The subkingdom Dikarya within the kingdom Fungi? That sounds like Lord of the Rings or Game of Thrones!

Over the past 15 years I have become an active hiker. Though not a forager who knows bad from good mushrooms, I love happening across their varied shapes and vibrant colours. I continue to be amazed from where they sprout. I have documented many a brilliant cluster or standalone gem on my iPhone.

That is why my thoughtful stepson and his lovely partner in life bought me this masterpiece. I look forward to learning more about the Kingdom of Fungi but quite frankly, this book is overwhelming. I marvel at the author’s command of the topic. Timothy J. Baroni is a Distinguished Professor of Biology at the State University of New York and he knows his shrooms!

The book is parsed into the two main topics and then is broken down further by type of fungi. It is cleverly colour coded for cross-reference which is absolutely required. Each individual mushroom is given a rich photo and has a breakdown of its appearance, characteristics and role in nature.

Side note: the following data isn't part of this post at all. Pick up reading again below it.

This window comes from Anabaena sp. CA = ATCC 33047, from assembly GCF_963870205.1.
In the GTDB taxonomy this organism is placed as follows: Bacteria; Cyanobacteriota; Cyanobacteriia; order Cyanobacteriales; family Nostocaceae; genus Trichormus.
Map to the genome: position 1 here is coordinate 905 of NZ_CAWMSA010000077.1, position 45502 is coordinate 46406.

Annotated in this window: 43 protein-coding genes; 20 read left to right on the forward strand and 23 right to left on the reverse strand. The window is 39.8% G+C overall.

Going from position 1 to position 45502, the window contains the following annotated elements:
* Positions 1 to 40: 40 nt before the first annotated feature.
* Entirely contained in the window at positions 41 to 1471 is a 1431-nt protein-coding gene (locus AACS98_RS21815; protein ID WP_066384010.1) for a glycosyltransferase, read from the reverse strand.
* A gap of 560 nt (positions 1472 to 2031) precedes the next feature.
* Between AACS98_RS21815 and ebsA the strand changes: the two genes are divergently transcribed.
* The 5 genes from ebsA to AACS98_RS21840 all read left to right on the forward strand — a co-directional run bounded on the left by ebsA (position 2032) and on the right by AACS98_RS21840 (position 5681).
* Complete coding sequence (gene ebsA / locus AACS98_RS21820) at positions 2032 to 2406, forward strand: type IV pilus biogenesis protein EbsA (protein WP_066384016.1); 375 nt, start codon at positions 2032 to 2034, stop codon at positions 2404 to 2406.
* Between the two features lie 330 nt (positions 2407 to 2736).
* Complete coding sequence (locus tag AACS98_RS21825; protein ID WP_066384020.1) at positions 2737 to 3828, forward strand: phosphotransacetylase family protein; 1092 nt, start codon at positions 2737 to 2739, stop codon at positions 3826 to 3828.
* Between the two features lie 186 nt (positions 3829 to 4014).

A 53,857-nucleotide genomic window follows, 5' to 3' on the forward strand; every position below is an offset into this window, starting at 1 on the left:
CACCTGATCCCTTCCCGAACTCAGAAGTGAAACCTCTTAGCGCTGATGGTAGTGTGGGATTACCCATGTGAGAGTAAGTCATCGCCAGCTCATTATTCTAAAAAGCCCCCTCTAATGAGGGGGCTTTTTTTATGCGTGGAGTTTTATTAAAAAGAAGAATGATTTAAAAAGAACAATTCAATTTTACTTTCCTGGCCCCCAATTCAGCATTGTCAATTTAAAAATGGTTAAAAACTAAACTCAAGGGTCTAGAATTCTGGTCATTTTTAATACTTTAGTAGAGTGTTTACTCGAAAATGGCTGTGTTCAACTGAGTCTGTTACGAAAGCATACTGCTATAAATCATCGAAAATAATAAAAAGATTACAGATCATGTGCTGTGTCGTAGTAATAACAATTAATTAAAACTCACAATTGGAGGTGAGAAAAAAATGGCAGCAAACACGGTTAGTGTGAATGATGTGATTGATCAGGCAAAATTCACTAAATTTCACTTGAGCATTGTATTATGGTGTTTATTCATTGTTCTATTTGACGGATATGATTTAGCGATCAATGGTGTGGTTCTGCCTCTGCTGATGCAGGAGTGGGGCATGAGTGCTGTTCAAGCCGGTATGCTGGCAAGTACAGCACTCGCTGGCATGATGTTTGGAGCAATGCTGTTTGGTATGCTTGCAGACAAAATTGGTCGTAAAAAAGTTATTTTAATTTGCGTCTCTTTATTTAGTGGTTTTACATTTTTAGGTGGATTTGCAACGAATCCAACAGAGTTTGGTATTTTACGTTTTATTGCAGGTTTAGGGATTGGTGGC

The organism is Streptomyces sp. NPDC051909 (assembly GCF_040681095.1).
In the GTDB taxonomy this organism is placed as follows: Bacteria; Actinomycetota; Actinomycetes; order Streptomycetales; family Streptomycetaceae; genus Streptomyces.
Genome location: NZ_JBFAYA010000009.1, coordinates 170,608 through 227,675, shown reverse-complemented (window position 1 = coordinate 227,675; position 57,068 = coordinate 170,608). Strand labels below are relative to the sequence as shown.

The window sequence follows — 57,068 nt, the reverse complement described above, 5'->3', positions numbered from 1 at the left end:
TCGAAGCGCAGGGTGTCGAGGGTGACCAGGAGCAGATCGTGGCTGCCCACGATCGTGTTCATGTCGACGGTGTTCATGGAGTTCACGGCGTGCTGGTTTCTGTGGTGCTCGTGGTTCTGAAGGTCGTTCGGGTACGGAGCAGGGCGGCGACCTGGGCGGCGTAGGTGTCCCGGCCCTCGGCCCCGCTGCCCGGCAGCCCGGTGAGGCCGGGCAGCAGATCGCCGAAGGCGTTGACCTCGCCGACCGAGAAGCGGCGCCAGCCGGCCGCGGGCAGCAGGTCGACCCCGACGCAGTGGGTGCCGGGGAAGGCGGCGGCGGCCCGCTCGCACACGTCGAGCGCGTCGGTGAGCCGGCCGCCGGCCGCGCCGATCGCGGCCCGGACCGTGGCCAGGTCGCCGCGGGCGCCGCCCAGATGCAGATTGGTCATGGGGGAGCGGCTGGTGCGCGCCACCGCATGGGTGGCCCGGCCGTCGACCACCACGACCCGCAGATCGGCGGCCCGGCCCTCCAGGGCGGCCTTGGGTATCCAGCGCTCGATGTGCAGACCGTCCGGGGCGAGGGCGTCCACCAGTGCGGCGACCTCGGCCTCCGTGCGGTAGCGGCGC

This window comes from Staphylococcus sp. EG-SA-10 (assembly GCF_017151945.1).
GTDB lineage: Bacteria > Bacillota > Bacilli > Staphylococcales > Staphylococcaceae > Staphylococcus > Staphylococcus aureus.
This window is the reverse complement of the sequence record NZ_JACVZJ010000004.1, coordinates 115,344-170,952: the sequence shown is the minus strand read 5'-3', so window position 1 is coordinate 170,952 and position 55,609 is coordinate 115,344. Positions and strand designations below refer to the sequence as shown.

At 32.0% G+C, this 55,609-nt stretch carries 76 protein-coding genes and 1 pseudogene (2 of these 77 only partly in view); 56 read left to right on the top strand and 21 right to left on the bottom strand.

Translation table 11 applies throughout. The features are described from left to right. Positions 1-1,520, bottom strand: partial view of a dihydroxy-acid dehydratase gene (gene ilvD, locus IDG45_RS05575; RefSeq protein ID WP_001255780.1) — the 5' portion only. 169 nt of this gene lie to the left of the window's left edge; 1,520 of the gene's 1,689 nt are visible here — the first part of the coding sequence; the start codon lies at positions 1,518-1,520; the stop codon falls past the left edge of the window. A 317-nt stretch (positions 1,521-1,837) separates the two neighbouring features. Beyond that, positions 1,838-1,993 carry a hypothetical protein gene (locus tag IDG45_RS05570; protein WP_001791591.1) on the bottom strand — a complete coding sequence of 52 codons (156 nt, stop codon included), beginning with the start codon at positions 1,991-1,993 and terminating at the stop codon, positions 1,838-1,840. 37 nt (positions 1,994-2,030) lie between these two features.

I have certainly happened across the Lycoperdon Pyriforme. It dramatically releases spores to keep its lineage going. And the Fomes Fomentarius is quite common on my hikes, appearing on tree trunks at eye level. Well, there I go again, kind of faking it. The photos of the two look absolutely like what I have encountered but there are close to 500 types of mushrooms in the book so I may be slightly off species.

But I swear I have happened across Tremellodendron Schweinitzii which looks like underwater tapered coral. The same goes for Calocera Cornea that too, resembles underwater yellow tendrils. They should be on reefs in the Caribbean.